A living trust, which you may update during your lifetime, could help manage family assets and address financial and caregiving concerns. Individuals with sufficient financial and mental capacity may create a living trust and transfer their assets into it, as described by Entrepreneur.com.
Your trust may hold property, bank accounts and investments. If you own a business or partnership, you may include it in your trust’s holdings. You may retitle vehicles or a boat to your trust. Valuables such as art, collectibles and family heirlooms could also transfer over.
Who takes over my trust if I cannot manage it on my own?
When creating your trust, you may name yourself as its trustee and manage it on your own. Your documents could, however, also name an individual who takes over your trust if and when you can no longer serve as its trustee. If, for example, you become ill or incapacitated, your successor trustee could then manage your affairs.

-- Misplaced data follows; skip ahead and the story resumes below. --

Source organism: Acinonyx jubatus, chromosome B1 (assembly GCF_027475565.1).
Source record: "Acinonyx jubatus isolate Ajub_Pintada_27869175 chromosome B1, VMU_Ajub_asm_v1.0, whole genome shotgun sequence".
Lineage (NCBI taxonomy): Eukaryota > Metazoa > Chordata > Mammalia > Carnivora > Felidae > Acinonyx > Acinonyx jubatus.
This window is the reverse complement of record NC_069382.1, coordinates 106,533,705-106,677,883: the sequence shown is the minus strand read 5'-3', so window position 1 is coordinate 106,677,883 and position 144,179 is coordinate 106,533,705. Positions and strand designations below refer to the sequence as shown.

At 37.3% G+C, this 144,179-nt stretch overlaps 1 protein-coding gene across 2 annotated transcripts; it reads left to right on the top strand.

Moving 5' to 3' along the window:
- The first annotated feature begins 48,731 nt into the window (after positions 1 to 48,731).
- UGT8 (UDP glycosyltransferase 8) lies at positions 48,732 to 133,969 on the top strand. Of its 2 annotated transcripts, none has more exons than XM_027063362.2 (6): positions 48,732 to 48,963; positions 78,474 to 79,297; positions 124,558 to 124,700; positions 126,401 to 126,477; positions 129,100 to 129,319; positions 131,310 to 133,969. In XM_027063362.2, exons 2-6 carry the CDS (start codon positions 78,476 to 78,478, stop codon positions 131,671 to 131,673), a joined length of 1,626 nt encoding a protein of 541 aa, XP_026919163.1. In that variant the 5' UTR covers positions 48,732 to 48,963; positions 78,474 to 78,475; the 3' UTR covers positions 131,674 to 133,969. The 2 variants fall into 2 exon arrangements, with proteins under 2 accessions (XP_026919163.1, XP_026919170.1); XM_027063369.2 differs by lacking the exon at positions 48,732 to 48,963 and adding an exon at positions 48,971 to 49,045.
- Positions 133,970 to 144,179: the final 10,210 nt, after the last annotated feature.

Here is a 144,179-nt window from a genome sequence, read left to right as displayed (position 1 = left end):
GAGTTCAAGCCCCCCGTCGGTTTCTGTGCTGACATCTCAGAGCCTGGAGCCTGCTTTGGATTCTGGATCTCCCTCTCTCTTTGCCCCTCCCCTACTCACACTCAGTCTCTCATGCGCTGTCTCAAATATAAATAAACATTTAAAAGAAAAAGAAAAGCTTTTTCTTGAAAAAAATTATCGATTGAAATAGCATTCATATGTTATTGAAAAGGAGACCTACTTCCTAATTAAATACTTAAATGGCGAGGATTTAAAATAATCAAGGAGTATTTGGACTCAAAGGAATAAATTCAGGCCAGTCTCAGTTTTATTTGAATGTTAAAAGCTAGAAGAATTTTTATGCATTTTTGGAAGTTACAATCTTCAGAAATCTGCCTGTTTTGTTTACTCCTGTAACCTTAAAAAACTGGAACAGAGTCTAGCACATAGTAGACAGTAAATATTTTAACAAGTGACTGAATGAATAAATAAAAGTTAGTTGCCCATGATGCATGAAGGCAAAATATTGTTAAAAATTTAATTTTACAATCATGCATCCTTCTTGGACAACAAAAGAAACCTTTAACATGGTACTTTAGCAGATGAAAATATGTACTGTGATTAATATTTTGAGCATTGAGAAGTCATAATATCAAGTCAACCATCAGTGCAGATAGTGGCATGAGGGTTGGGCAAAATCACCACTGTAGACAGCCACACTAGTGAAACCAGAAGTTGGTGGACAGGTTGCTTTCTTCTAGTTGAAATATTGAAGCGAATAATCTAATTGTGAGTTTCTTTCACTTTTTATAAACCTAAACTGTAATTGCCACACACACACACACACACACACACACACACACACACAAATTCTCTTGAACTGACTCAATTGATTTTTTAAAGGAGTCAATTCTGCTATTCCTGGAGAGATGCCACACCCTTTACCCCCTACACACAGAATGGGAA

Your trust’s documents may include instructions outlining how your successor trustee may manage your property or sell your assets. The proceeds from selling assets, for example, may serve to cover expensive medical bills. When you die, your successor could then manage your trust’s assets on behalf of its named beneficiaries.
Who may I name as beneficiaries in my trust?
Your trust’s documents may name any individuals as beneficiaries. You could, for example, name a spouse, your children or relatives and friends. If you have a dependent with special needs, your instructions may describe how your trustee could help provide for his or her care.
Your estate planning affairs generally remain private when you create a living trust. With a trust, your beneficiaries may also avoid Pennsylvania’s probate court procedures.